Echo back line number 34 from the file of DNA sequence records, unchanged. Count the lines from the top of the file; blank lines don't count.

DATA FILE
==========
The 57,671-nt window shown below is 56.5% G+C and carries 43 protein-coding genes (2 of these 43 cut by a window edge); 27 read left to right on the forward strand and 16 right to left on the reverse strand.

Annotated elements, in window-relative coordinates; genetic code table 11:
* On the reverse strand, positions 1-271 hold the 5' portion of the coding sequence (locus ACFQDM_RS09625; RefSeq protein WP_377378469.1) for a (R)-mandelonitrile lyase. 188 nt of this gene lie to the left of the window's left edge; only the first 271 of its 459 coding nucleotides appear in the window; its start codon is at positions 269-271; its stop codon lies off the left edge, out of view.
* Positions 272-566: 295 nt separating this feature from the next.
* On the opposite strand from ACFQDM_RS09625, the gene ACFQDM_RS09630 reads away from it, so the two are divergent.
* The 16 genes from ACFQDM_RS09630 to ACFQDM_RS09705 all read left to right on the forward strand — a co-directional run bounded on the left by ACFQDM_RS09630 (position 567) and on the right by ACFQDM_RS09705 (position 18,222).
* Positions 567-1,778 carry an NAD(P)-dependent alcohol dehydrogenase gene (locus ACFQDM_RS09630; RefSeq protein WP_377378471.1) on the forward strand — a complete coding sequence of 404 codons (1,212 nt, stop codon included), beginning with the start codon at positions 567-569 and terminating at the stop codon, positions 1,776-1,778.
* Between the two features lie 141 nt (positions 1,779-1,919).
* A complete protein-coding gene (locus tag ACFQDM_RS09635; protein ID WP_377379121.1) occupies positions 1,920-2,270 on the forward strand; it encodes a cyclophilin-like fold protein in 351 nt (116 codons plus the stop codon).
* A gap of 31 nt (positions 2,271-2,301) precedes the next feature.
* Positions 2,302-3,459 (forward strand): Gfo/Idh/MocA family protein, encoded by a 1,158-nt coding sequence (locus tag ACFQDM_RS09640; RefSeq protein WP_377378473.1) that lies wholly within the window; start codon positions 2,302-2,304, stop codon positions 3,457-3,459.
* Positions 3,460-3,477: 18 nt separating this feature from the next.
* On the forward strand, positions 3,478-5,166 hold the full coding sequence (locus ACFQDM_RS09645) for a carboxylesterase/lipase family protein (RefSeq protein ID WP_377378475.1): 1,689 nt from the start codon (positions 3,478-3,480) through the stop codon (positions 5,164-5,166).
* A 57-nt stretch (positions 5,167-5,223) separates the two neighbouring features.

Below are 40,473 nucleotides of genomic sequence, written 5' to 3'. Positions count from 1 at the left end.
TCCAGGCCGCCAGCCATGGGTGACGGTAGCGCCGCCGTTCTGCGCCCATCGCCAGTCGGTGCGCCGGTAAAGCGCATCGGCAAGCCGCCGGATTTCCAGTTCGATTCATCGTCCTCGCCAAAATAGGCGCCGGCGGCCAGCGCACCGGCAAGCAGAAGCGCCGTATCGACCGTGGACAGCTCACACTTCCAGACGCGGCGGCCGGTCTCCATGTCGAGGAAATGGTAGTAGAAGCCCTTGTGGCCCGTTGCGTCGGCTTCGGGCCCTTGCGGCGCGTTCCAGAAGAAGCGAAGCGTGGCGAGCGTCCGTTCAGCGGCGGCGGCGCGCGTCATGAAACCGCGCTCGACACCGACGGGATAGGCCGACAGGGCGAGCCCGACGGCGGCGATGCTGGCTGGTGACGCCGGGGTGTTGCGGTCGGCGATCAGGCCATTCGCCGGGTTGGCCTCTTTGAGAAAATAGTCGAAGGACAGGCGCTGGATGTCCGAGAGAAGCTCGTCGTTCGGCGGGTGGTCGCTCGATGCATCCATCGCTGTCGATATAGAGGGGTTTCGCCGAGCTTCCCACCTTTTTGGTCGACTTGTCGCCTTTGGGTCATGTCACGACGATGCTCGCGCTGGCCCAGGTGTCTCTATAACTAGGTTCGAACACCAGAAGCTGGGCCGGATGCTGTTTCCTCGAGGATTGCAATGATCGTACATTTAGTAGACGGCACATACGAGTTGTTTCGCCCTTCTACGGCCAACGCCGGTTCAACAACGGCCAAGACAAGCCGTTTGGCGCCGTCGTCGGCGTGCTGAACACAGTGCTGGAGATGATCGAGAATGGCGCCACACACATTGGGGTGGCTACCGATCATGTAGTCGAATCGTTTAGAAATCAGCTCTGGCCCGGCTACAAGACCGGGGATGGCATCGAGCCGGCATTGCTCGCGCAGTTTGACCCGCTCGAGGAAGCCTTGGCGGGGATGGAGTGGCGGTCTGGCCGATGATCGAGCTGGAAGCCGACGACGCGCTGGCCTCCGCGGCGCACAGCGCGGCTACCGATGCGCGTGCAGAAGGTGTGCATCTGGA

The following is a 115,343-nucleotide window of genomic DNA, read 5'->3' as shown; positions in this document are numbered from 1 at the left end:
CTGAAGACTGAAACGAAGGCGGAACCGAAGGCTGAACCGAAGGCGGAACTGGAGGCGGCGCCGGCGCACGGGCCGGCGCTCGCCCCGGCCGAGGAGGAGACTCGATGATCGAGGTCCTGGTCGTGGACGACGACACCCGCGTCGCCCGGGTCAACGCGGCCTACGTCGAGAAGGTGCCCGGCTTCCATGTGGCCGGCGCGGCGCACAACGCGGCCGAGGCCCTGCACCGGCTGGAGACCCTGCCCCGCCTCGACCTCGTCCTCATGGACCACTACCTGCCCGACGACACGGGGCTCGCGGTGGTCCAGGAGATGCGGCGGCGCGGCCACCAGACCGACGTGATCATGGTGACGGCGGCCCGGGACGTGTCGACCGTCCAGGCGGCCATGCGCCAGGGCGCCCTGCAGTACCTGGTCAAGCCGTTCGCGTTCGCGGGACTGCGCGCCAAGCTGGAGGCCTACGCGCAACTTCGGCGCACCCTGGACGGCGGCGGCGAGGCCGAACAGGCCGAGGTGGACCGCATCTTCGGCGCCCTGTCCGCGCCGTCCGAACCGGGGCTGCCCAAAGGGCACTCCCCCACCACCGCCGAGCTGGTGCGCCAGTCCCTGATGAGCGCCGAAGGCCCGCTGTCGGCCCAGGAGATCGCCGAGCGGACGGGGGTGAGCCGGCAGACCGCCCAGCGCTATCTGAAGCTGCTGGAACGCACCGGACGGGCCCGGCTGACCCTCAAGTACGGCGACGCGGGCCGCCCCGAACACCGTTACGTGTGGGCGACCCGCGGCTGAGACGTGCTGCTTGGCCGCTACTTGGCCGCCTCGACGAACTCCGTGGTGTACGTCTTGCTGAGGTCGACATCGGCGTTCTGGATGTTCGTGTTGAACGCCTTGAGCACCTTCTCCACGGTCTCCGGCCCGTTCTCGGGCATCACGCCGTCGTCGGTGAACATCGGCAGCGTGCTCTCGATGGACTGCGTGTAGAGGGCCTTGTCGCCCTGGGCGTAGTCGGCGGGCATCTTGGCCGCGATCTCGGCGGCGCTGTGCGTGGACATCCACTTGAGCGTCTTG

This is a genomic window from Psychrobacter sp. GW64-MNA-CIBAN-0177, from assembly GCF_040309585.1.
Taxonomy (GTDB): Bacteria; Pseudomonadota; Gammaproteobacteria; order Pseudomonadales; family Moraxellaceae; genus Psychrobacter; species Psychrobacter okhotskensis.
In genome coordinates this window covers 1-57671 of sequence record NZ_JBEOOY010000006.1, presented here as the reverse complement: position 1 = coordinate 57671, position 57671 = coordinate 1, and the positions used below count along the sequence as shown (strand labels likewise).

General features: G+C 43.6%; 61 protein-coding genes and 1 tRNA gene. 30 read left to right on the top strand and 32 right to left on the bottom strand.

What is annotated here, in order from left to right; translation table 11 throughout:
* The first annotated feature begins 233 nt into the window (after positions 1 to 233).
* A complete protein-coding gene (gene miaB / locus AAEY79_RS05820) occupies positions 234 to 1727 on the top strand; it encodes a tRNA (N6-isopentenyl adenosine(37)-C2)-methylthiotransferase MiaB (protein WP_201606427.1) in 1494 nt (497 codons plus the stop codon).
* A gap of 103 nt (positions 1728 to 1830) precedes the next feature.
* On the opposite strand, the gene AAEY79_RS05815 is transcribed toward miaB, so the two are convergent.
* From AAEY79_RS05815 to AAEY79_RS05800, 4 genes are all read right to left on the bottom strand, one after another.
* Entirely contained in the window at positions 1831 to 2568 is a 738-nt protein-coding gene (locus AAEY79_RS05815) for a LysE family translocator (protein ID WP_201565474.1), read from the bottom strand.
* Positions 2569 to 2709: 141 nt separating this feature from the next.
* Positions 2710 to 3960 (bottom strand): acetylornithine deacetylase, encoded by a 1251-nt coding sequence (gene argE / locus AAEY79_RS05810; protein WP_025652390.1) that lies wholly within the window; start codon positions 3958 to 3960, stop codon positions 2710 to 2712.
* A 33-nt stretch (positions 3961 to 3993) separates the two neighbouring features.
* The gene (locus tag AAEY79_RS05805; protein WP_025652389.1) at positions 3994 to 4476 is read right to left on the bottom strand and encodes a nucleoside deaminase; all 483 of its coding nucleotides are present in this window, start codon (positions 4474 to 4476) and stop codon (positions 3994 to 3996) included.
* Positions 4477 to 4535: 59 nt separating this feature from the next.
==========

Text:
* Positions 4477 to 4535: 59 nt separating this feature from the next.